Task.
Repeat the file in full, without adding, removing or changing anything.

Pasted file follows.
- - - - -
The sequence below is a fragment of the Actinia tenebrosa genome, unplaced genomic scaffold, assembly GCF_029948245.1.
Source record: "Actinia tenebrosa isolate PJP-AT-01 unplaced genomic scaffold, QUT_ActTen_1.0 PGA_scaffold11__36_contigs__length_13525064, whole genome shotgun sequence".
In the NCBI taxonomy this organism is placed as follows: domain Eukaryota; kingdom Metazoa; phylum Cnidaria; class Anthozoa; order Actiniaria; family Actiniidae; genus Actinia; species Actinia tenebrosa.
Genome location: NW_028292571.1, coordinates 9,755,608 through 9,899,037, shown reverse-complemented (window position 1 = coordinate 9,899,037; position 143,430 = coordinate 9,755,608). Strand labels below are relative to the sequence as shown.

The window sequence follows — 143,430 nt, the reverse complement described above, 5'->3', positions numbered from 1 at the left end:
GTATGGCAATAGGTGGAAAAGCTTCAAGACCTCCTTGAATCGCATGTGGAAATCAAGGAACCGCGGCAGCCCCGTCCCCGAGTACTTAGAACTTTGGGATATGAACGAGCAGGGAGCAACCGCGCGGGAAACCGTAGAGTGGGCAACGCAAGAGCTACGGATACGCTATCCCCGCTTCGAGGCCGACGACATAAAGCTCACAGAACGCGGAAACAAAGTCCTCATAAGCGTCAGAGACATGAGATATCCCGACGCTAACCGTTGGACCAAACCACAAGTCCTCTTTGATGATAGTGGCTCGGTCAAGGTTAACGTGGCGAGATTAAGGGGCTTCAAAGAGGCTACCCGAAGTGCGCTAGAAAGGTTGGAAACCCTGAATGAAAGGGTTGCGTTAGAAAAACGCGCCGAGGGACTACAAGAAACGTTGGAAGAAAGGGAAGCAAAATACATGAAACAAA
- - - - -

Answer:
The sequence below is a fragment of the Actinia tenebrosa genome, unplaced genomic scaffold, assembly GCF_029948245.1.
Source record: "Actinia tenebrosa isolate PJP-AT-01 unplaced genomic scaffold, QUT_ActTen_1.0 PGA_scaffold11__36_contigs__length_13525064, whole genome shotgun sequence".
In the NCBI taxonomy this organism is placed as follows: domain Eukaryota; kingdom Metazoa; phylum Cnidaria; class Anthozoa; order Actiniaria; family Actiniidae; genus Actinia; species Actinia tenebrosa.
Genome location: NW_028292571.1, coordinates 9,755,608 through 9,899,037, shown reverse-complemented (window position 1 = coordinate 9,899,037; position 143,430 = coordinate 9,755,608). Strand labels below are relative to the sequence as shown.

The window sequence follows — 143,430 nt, the reverse complement described above, 5'->3', positions numbered from 1 at the left end:
GTATGGCAATAGGTGGAAAAGCTTCAAGACCTCCTTGAATCGCATGTGGAAATCAAGGAACCGCGGCAGCCCCGTCCCCGAGTACTTAGAACTTTGGGATATGAACGAGCAGGGAGCAACCGCGCGGGAAACCGTAGAGTGGGCAACGCAAGAGCTACGGATACGCTATCCCCGCTTCGAGGCCGACGACATAAAGCTCACAGAACGCGGAAACAAAGTCCTCATAAGCGTCAGAGACATGAGATATCCCGACGCTAACCGTTGGACCAAACCACAAGTCCTCTTTGATGATAGTGGCTCGGTCAAGGTTAACGTGGCGAGATTAAGGGGCTTCAAAGAGGCTACCCGAAGTGCGCTAGAAAGGTTGGAAACCCTGAATGAAAGGGTTGCGTTAGAAAAACGCGCCGAGGGACTACAAGAAACGTTGGAAGAAAGGGAAGCAAAATACATGAAACAAA